Bravo (on a number of counts) to Numi Opera for their inaugural production of Alexander Zemlinsky’s “Der Zwerg” on May 30 and June 2.
First, Founder and Executive Director Gail Gordon has introduced to Los Angeles another arts organization devoted to opera.
Second, as Gordon noted in the program, Numi Opera has a special mission: “to rediscover operas that have fallen into obscurity due to social and political injustice.” Numi’s first season focuses on Jewish composers suppressed by the Nazis, Zemlinsky and Erich Korngold, whose “Der Ring Des Polykrates” will be performed in December. “Der Zwerg” is a one-act opera that has been rarely performed since its debut in Cologne, Germany, in 1922.
Third, Numi makes opera accessible. “Der Zwerg” was intimate (at the Theatre at Ace Hotel) and affordable ($35 to $75 tickets), while featuring some major musical talent, like Rodell Rosel, Shana Blake Hill, Roberto Perlas Gómez and Oriana Falla.
Numi’s mission was inspired by Gordon’s own family’s experience in World War II. And she fell in love (as did I) with “Der Zwerg” when she saw LA Opera’s production in James Conlon’s Recovered Voices series. That was a gorgeous, lavish production that a small company could never match.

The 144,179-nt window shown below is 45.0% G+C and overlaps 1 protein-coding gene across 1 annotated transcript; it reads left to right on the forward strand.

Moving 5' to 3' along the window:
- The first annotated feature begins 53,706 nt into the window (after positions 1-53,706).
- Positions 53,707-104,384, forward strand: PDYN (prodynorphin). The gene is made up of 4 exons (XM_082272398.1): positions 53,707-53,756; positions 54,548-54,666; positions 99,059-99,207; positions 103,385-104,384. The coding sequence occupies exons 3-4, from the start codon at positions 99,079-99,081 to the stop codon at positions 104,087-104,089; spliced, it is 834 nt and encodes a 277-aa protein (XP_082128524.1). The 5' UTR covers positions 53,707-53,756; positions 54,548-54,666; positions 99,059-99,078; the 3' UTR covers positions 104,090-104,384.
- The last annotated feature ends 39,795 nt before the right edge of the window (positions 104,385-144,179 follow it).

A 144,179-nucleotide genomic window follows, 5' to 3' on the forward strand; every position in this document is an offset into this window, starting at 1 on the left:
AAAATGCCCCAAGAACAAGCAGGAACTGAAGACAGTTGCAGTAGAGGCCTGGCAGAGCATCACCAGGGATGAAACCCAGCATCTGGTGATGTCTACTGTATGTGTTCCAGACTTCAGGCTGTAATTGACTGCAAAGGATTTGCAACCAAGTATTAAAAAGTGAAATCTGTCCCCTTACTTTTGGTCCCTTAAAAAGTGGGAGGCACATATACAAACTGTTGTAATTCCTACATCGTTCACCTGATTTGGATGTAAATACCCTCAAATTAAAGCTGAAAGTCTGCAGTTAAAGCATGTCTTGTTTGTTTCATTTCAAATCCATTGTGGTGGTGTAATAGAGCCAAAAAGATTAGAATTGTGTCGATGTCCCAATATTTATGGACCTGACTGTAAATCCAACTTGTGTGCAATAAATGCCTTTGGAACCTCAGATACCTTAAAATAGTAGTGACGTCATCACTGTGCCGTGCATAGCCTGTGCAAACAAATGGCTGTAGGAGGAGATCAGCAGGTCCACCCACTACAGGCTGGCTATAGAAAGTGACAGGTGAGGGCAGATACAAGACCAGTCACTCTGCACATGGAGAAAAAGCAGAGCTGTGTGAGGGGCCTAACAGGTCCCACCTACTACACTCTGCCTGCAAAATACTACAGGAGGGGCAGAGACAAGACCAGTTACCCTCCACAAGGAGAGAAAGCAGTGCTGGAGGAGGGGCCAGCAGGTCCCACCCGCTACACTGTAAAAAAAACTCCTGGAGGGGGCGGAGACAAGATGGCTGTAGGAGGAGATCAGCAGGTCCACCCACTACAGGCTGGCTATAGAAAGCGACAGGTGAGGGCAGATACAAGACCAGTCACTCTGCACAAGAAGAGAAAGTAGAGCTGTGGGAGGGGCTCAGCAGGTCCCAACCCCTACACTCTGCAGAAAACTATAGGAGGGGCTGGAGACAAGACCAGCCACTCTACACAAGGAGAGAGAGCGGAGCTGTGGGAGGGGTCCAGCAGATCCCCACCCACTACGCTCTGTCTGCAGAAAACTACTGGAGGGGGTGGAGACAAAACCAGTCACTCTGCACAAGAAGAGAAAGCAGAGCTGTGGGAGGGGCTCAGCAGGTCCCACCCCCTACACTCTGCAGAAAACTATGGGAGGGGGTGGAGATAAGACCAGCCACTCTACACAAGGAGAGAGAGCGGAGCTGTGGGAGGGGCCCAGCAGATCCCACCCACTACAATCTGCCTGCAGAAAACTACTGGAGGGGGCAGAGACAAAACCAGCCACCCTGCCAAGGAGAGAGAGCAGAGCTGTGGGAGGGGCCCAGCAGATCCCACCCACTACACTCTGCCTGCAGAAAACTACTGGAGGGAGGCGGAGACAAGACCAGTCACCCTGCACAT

So Numi naturally put the spotlight on the singers, who were exceptional and had beautiful costumes by Tanisa Fatchett of Make Believe, Inc. Unfortunately, Numi chose to forego the orchestra, but had the talented Music Director Christopher Luthi at the piano. They added a narrator who read parts of Oscar Wilde’s story, “The Birthday of the Infanta,” upon which the opera was based. The narration and the ballet dancer who entertained the Infanta at her 18th birthday party added to the fairy tale feel of the story. The lack of set design was conspicuous; the enormous solid black backdrop was like a gaping black hole behind the singers.
Der Zwerg is a dwarf given by the Sultan to the Infanta. He doesn’t know that he is ugly and deformed, and everyone laughs at him. Der Zwerg falls in love with the Infanta. The Infanta wants Ghita to show him his reflection in a mirror, but Ghita can’t bring herself to do it. When he accidentally sees his reflection, he is devastated. He asks the Infanta to tell him it isn’t true that he is hideous. She will not, and leaves him to die of a broken heart.
It’s a heartbreaking story (all the more so when you know that Zemlinsky saw himself as the dwarf in his own failed relationship with Alma Mahler), and Numi Opera did a wonderful job of bringing out its beauty and poignancy.
—Julie Riggott, Culture Spot LA